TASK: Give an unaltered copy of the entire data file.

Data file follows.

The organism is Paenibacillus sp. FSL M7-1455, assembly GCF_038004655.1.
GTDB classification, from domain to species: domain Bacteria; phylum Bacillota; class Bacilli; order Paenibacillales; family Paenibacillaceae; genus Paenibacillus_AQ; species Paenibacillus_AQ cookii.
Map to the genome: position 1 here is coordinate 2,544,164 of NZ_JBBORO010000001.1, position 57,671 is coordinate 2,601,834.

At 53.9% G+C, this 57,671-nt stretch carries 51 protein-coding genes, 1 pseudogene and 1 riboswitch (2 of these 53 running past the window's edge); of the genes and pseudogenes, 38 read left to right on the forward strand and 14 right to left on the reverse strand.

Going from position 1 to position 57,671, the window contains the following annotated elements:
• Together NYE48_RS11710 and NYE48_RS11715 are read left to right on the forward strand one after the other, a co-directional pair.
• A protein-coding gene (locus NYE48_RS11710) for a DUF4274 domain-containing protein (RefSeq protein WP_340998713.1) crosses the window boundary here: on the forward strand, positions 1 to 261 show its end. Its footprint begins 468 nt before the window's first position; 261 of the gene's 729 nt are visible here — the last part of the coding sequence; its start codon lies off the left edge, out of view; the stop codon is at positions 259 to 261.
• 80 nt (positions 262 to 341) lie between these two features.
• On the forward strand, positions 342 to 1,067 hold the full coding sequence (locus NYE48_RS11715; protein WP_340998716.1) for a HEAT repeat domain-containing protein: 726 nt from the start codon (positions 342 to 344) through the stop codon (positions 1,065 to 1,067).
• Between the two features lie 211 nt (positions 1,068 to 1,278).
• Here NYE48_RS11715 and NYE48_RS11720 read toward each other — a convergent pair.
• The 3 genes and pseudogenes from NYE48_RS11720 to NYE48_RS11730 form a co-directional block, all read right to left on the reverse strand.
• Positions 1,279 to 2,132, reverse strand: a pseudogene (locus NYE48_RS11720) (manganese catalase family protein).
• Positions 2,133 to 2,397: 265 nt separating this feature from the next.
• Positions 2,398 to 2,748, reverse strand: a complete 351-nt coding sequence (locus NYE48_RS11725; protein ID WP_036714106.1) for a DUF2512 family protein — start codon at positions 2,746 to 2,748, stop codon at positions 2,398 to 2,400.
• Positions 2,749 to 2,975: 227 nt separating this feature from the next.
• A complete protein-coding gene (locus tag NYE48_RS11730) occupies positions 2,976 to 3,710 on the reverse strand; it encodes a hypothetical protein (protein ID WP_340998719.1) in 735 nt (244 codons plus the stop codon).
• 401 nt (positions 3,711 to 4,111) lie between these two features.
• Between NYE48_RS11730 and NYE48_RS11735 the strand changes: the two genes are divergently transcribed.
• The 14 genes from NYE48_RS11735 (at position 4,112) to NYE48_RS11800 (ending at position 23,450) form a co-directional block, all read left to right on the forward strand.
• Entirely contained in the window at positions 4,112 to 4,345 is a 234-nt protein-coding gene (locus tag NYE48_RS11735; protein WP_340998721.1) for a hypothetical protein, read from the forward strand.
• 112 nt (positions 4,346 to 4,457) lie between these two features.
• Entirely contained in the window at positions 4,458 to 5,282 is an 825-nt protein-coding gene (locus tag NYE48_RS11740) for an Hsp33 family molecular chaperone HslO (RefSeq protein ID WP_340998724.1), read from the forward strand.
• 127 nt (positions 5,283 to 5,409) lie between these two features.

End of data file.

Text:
The organism is Paenibacillus sp. FSL M7-1455, assembly GCF_038004655.1.
GTDB classification, from domain to species: domain Bacteria; phylum Bacillota; class Bacilli; order Paenibacillales; family Paenibacillaceae; genus Paenibacillus_AQ; species Paenibacillus_AQ cookii.
Map to the genome: position 1 here is coordinate 2,544,164 of NZ_JBBORO010000001.1, position 57,671 is coordinate 2,601,834.

At 53.9% G+C, this 57,671-nt stretch carries 51 protein-coding genes, 1 pseudogene and 1 riboswitch (2 of these 53 running past the window's edge); of the genes and pseudogenes, 38 read left to right on the forward strand and 14 right to left on the reverse strand.

Going from position 1 to position 57,671, the window contains the following annotated elements:
• Together NYE48_RS11710 and NYE48_RS11715 are read left to right on the forward strand one after the other, a co-directional pair.
• A protein-coding gene (locus NYE48_RS11710) for a DUF4274 domain-containing protein (RefSeq protein WP_340998713.1) crosses the window boundary here: on the forward strand, positions 1 to 261 show its end. Its footprint begins 468 nt before the window's first position; 261 of the gene's 729 nt are visible here — the last part of the coding sequence; its start codon lies off the left edge, out of view; the stop codon is at positions 259 to 261.
• 80 nt (positions 262 to 341) lie between these two features.
• On the forward strand, positions 342 to 1,067 hold the full coding sequence (locus NYE48_RS11715; protein WP_340998716.1) for a HEAT repeat domain-containing protein: 726 nt from the start codon (positions 342 to 344) through the stop codon (positions 1,065 to 1,067).
• Between the two features lie 211 nt (positions 1,068 to 1,278).
• Here NYE48_RS11715 and NYE48_RS11720 read toward each other — a convergent pair.
• The 3 genes and pseudogenes from NYE48_RS11720 to NYE48_RS11730 form a co-directional block, all read right to left on the reverse strand.
• Positions 1,279 to 2,132, reverse strand: a pseudogene (locus NYE48_RS11720) (manganese catalase family protein).
• Positions 2,133 to 2,397: 265 nt separating this feature from the next.
• Positions 2,398 to 2,748, reverse strand: a complete 351-nt coding sequence (locus NYE48_RS11725; protein ID WP_036714106.1) for a DUF2512 family protein — start codon at positions 2,746 to 2,748, stop codon at positions 2,398 to 2,400.
• Positions 2,749 to 2,975: 227 nt separating this feature from the next.
• A complete protein-coding gene (locus tag NYE48_RS11730) occupies positions 2,976 to 3,710 on the reverse strand; it encodes a hypothetical protein (protein ID WP_340998719.1) in 735 nt (244 codons plus the stop codon).
• 401 nt (positions 3,711 to 4,111) lie between these two features.
• Between NYE48_RS11730 and NYE48_RS11735 the strand changes: the two genes are divergently transcribed.
• The 14 genes from NYE48_RS11735 (at position 4,112) to NYE48_RS11800 (ending at position 23,450) form a co-directional block, all read left to right on the forward strand.
• Entirely contained in the window at positions 4,112 to 4,345 is a 234-nt protein-coding gene (locus tag NYE48_RS11735; protein WP_340998721.1) for a hypothetical protein, read from the forward strand.
• 112 nt (positions 4,346 to 4,457) lie between these two features.
• Entirely contained in the window at positions 4,458 to 5,282 is an 825-nt protein-coding gene (locus tag NYE48_RS11740) for an Hsp33 family molecular chaperone HslO (RefSeq protein ID WP_340998724.1), read from the forward strand.
• 127 nt (positions 5,283 to 5,409) lie between these two features.